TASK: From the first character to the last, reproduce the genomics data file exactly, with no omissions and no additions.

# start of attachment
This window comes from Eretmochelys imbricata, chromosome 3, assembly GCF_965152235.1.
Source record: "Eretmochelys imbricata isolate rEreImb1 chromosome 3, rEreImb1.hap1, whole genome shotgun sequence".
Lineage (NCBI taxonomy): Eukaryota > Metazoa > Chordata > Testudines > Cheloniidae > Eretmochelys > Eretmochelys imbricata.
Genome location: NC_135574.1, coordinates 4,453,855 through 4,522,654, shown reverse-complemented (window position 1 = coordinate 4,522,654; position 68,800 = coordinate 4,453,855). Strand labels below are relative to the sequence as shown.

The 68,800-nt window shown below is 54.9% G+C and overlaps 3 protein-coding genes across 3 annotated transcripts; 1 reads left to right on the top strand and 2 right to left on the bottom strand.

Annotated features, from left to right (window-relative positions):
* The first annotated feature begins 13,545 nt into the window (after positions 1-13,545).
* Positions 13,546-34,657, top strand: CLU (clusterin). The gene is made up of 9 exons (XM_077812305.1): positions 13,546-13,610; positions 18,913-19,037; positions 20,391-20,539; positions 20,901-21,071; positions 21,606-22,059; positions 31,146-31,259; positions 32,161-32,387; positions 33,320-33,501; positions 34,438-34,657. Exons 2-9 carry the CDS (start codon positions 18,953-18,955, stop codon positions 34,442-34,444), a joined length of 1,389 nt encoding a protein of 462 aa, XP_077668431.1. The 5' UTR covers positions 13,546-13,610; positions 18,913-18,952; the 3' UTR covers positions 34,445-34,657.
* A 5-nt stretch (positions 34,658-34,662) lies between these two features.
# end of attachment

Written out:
This window comes from Eretmochelys imbricata, chromosome 3, assembly GCF_965152235.1.
Source record: "Eretmochelys imbricata isolate rEreImb1 chromosome 3, rEreImb1.hap1, whole genome shotgun sequence".
Lineage (NCBI taxonomy): Eukaryota > Metazoa > Chordata > Testudines > Cheloniidae > Eretmochelys > Eretmochelys imbricata.
Genome location: NC_135574.1, coordinates 4,453,855 through 4,522,654, shown reverse-complemented (window position 1 = coordinate 4,522,654; position 68,800 = coordinate 4,453,855). Strand labels below are relative to the sequence as shown.

The 68,800-nt window shown below is 54.9% G+C and overlaps 3 protein-coding genes across 3 annotated transcripts; 1 reads left to right on the top strand and 2 right to left on the bottom strand.

Annotated features, from left to right (window-relative positions):
* The first annotated feature begins 13,545 nt into the window (after positions 1-13,545).
* Positions 13,546-34,657, top strand: CLU (clusterin). The gene is made up of 9 exons (XM_077812305.1): positions 13,546-13,610; positions 18,913-19,037; positions 20,391-20,539; positions 20,901-21,071; positions 21,606-22,059; positions 31,146-31,259; positions 32,161-32,387; positions 33,320-33,501; positions 34,438-34,657. Exons 2-9 carry the CDS (start codon positions 18,953-18,955, stop codon positions 34,442-34,444), a joined length of 1,389 nt encoding a protein of 462 aa, XP_077668431.1. The 5' UTR covers positions 13,546-13,610; positions 18,913-18,952; the 3' UTR covers positions 34,445-34,657.
* A 5-nt stretch (positions 34,658-34,662) lies between these two features.